It is like we are sticking our fingers in our ears so we do not hear news we do not like. A pandemic should be a high-water mark for data collection, in part so we can know exactly what is happening to help researchers understand the next pandemic before it unfolds.

FDA is ‘all hands on deck’ trying to get full approval for COVID vaccines

Dr. Anthony Fauci says the Food and Drug Administration might be able to consider full approval of COVID-19 vaccines next month. But others have suggested it could be as late as January before the FDA acts.

That issue often arises among people who are hesitant to take the vaccine, but who knows if they would trust a fast-tracked full approval any more than they trusted the emergency approval or the experience of hundreds of millions of vaccinated people around the world.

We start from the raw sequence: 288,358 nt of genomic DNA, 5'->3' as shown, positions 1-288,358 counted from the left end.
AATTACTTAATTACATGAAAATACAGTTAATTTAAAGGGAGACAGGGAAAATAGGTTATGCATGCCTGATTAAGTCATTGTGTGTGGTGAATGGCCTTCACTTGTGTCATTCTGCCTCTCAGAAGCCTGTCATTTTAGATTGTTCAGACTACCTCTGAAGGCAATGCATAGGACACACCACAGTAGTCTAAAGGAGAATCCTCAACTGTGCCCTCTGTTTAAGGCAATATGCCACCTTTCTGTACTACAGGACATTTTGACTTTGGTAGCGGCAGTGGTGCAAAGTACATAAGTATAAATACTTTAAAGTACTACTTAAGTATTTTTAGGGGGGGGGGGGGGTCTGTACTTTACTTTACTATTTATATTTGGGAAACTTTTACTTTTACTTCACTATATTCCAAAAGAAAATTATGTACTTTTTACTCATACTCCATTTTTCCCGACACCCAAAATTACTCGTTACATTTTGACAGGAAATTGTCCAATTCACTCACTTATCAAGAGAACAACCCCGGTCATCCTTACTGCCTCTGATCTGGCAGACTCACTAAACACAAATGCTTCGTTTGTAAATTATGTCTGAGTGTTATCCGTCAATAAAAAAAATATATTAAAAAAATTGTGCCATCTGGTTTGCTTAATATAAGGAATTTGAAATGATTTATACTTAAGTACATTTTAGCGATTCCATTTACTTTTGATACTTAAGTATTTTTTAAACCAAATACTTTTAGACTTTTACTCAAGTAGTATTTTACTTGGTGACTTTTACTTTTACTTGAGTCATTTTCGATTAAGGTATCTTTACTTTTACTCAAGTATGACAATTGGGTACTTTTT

The lines are forming for vaccines again. Don’t taunt, punish or mock them.

Americans are stepping up again to get vaccinated. Even in states that have had low vaccination rates, people are showing up. Louisiana saw a 114% increase in vaccinations in the last three weeks. Arkansas is up 96%, Alabama up 65% and Missouri saw a 49% increase in vaccinations.

(Washington Post vaccine tracker)

(Mayo Clinic, data from July 30)

(Mayo Clinic, data updated July 30)

My concern is that our news stories not use this to make the newest people to get the shots seem stupid or stubborn. They have waited for whatever reason and have now made a decision to get vaccinated. It will not help if people who are still waiting see news stories about like-minded people who folded under pressure. Just keep reporting factually and clearly, not judgmentally.

Today, millions of evictions can begin. Will they?